The tenant may also need to make alterations to common parts such as using parking areas to allow for queuing. It is preferable for the parties to agree an express temporary variation to the lease to allow such changes, rather than risk an argument later that the landlord impliedly consented to a permanent variation.
In the hospitality sector there have been change to permitted development rights, allowing restaurants, cafés and pubs to provide takeaway food. Takeaway food includes hot and cold food both for collection or delivery and which is to be consumed, reheated or cooked by consumers off the premises.
Points to note:
- These measures apply between 24 March 2020 and 23 March 2021.
- Operators must notify their local planning authority if they are providing takeaway food.
- For planning purposes, the use class of the premises is not affected if operators take advantage of the new rules, the premises will revert to their previous use when takeaway food is no longer being provided.
- The new rules do not override existing planning conditions. If the premises are affected by a planning condition that restricts the sale of takeaway food then an operator cannot take advantage of the new rules.
- The new rules do not obviate the necessity of obtaining landlord's consent to a change of use under a lease and the tenant cannot assume that the change in planning law will be sufficient grounds for a change of permitted use under a lease. The tenant should engage with the landlord to ensure that any change to the permitted user is documented.
What impact will lockdown have on other lease provisions? Rent review, dilapidations and break rights.
All eyes are on the property market and how the pandemic will affect rents and property prices. Imminent rent review dates will not be immune to the impact, but only leases drafted to allow for a "downwards" review will benefit tenants.
The UK government's current "stay at home" policy and availability of contractors to undertake the works will impact on a tenant's ability to comply with a terminal claim for dilapidations. However, availability of surveyors to undertake inspections will impact the pace at which landlords can bring claims. The pandemic will not prevent landlords taking action, but they will need to take care when bringing claims for damages and particular attention will need to be given to the diminution in value of the reversionary interest. Tenants should insist on landlords commissioning reports early in proceedings to best protect their position.
Exercising tenant break clauses will pose obvious practical problems, particularly effective service and compliance with any conditions. The long-term impact of the conduct on the relationship and reputation of each of the parties should be considered. It may not be possible in practice to comply with all tenant covenants and early notice and engagement with the landlord will be critical. The parties should take a transparent approach and the lease needs to be considered in its entirety in order to minimise the risk of disputes arising.
What should landlords consider before taking enforcement action?
The Coronavirus Act 2020 prohibits landlords from forfeiting commercial leases for non-payment of rent until 30 June 2020 whilst providing that the right to forfeiture is not waived as a result of the ban. The Act does not prevent forfeiture on other grounds.
The Act does not prevent landlords implementing other enforcement options, but impending legislation will impact the ability to take insolvency actions for non-payment of rent in the immediate term.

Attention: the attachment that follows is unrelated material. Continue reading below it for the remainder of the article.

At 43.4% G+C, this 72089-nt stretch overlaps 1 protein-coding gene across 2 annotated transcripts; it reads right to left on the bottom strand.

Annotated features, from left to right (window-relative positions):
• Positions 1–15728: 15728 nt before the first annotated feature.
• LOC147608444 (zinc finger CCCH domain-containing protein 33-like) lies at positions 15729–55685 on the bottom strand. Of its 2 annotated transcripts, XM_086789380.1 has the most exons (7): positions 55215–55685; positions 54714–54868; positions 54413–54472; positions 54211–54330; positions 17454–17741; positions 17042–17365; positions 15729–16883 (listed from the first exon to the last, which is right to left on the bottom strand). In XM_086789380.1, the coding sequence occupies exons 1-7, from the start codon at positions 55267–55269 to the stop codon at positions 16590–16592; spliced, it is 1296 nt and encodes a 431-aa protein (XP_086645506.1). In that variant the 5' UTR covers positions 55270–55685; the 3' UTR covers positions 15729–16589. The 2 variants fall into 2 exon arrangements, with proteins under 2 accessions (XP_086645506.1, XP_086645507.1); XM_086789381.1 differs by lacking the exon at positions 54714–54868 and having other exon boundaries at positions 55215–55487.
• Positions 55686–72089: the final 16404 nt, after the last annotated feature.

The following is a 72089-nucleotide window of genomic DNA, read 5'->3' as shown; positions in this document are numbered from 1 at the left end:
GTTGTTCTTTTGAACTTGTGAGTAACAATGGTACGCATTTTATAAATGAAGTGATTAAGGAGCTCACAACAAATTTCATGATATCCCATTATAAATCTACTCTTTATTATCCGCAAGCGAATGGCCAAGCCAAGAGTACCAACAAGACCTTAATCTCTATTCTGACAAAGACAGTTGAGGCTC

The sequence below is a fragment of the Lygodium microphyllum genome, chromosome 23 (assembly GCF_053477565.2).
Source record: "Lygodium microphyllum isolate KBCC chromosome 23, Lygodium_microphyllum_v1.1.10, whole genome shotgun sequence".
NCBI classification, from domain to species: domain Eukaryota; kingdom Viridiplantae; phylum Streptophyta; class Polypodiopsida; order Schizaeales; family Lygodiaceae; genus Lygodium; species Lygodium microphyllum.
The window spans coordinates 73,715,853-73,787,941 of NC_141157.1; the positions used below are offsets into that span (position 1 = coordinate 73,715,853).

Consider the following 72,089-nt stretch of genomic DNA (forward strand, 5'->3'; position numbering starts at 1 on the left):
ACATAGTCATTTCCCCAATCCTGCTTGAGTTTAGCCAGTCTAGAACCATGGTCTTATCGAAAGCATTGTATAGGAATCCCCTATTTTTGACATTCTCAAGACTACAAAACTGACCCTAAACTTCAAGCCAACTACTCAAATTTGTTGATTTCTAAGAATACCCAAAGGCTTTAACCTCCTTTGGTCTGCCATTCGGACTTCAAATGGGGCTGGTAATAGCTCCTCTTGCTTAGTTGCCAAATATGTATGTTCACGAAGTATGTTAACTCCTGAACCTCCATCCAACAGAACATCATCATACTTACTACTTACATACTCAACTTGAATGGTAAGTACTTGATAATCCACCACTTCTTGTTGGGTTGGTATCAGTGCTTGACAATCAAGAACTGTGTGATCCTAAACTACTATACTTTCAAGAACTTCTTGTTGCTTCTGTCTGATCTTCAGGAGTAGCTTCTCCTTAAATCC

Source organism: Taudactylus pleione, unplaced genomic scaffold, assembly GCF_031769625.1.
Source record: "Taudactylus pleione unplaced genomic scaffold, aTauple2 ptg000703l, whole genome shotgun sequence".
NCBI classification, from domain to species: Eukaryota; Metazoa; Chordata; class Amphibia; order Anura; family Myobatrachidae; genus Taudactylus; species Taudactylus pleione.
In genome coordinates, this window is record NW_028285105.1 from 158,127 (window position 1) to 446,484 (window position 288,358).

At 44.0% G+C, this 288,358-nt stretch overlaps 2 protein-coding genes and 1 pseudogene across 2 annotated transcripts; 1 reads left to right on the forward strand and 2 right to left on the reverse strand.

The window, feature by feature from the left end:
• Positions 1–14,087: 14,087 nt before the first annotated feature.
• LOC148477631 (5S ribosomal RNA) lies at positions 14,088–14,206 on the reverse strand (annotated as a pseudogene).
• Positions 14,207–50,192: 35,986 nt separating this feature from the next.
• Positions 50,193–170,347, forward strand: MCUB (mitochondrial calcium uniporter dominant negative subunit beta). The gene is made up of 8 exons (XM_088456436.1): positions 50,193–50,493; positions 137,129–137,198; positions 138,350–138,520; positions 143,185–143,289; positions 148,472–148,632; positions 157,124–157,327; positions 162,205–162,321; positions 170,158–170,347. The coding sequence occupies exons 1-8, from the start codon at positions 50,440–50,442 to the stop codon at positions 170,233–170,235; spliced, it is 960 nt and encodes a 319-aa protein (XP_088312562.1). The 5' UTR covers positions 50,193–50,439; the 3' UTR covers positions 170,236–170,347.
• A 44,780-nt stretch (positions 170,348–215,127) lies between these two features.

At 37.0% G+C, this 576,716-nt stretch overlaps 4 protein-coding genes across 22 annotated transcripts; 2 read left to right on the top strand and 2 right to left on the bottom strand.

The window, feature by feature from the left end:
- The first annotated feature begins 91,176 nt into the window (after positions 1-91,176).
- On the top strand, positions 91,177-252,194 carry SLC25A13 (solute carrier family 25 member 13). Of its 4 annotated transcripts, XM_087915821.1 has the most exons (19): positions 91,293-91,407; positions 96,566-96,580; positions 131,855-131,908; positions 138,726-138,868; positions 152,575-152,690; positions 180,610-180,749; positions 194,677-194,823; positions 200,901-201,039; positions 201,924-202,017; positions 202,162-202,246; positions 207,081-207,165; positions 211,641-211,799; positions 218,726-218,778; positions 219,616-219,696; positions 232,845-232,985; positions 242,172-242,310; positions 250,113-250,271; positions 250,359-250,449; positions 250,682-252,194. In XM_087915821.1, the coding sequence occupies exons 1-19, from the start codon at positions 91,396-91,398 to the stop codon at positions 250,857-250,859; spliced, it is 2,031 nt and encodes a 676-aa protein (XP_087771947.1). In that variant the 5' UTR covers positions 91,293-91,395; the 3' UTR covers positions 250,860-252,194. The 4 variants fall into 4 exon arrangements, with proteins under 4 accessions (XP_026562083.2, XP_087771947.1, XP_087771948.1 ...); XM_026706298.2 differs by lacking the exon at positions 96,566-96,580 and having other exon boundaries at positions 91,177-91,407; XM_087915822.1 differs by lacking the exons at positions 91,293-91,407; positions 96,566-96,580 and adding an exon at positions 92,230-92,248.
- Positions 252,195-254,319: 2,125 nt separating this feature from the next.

Landlords keen to exert pressure on tenants (and working on the basis the tenants will not want to lose the premises) may consider forfeiture on other grounds. Many landlords have asked if breach of a keep-open provision would entitle them to forfeit. The common law in this area combined with the Coronavirus Act 2020 makes this unlikely. Other practical problems will affect landlords looking to forfeit, such as the availability of enforcement officers free to peaceably re-enter and the availability of court time to hear a forfeiture claim before the current social distancing restrictions are lifted.
Landlords and tenants must consider the impact which not engaging meaningfully with each other will have on their relationship and position long-term. Honest, sincere engagement will be of paramount importance when any cases, whose provenance is this universally difficult period, reach court and face the scrutiny of the judiciary.
Will force majeure clauses in leases become market practice?
These are increasingly requested by tenants and may become the norm. We have yet to see widespread adoption of such clauses as market standard, but the position is likely to evolve as we move out of lockdown and tenants seek to trade in a new way and in an economy in recovery. In order to complete transactions, there may be sympathy from landlords to amended lease terms which would have been unusual and unacceptable in the past.
Lease drafting will adapt to the times. It is likely that parties will revisit how a major interruption to business should be dealt with in the future. One likely area for overhaul is inclusion of force majeure clauses. Anything which enhances the tenant's flexibility in this area is likely to have a significant rental impact, which in turn may influence the standard position in drafting adopted by the market.
Can assessors carry out EPC (energy performance certificate) assessments under lockdown?
Currently the legal position remains the same and a valid EPC must be provided on marketing of a property for sale or let or following conclusion of construction works or substantial alterations. Access to carry out assessments while complying with social distancing requirements may be tricky. Guidance has been given but leaves questions unanswered. EPC assessments can be carried out if the property is vacant, but no assessment should take place if any person in the property is showing symptoms. The result is that some sale and purchase transactions may be delayed because the legal requirement to obtain an EPC before selling or letting a property remains in place.